to begin with -- as it is hard to get it back *out*, later! :>
    Ah, OK.

    It's too bad someone hasn't hacked together a laptop that
    is *just* a monitor + keyboard! I imagine there would be
    a market for such a beast.
    Yeah, I still have one in the garage. Don't want to scrap
    it but *shipping* it anyplace is a real chore. :<
     
  18. D Yuniskis

    D Yuniskis Guest

    Hi Michael,
    These are either documents for old projects that I did
    (and didn't have the foresight to save the electronic versions
    of those documents at the time -- something I quickly
    learned!), tax and business records, etc.

    The most tedious are the print manuals that were never
    available (publicly) in electronic form. In addition
    to the actual *scanning*, there is a lot of work
    getting the manuals "disassembled" to the point where
    they *can* be scanned (e.g., ripping "perfect binding").

    I've got ~5 cu ft of MULTICS manuals that have been
    staring me in the face for a while, now... most of
    them are printed on "european size" paper (is that
    A4?) so it's also a bit "different" to handle.

    I may see if I can hack together a little adapter to fit inside
    just such a beast next time I come across one that "feels
    right". Doesn't have to be "pretty" -- just functional.
    Maybe turn it into a Hackable?
    Oh, there are lots of folks who would "love to have it"! :>
    Problem is, getting it out of here requires considerable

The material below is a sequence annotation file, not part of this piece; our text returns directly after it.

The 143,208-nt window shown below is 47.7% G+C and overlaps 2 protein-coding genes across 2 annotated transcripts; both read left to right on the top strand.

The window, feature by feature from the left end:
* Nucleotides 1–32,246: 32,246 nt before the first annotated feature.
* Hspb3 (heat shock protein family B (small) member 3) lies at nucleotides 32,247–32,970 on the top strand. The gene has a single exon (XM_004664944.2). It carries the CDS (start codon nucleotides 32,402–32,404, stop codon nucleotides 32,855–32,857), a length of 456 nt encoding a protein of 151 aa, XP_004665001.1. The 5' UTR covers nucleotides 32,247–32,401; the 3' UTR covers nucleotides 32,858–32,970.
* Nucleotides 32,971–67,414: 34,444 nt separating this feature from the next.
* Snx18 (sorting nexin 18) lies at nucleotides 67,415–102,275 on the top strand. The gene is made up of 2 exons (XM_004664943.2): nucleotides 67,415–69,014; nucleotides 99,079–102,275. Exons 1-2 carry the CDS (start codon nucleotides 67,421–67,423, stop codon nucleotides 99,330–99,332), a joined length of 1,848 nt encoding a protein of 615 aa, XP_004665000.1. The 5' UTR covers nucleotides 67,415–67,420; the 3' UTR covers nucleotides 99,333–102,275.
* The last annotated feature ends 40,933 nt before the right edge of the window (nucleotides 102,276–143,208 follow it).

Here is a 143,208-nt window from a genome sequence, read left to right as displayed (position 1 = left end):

effort on my part to ensure it will "travel well". It's
    just not high on my ToDo list (I got rid of another one a few
    months ago so I figure I'm already "50% done"! :> )
     
  19. We all have one or two (or several) of these...
    I know various place like The British Library, has special research
    centres so they can make electronic copies of various documents,
    books etc..

    Bear in mind they CANNOT rip the bindings or damage some books
    many HUNDREDS of years old, so they use special prism like structures
    to scan two partially open pages, often in special chambers to
    avoid damp, dirt, insects etc.. getting in whilst scanning.

    They cannot afford to damage most books as they are even less
    obtainable than your old Multics manuals.
    Slight correction ISO standard paper size, used in most of the world
    major exception North America.

    Nearest thing is ultra thin clients.

    --
    Paul Carpenter |
    <http://www.pcserviceselectronics.co.uk/> PC Services
    <http://www.pcserviceselectronics.co.uk/fonts/> Timing Diagram Font
    <http://www.gnuh8.org.uk/> GNU H8 - compiler & Renesas H8/H8S/H8 Tiny
    <http://www.badweb.org.uk/> For those web sites you hate
     
  20. JosephKK

    JosephKK Guest

    It not only has been done, but is still available, mouse included.
    But most of such currently are just repurposed laptops. Probably more
    user hacks than commercial sales. A great excuse to buy a laptop that is
    otherwise relatively CPU underpowered.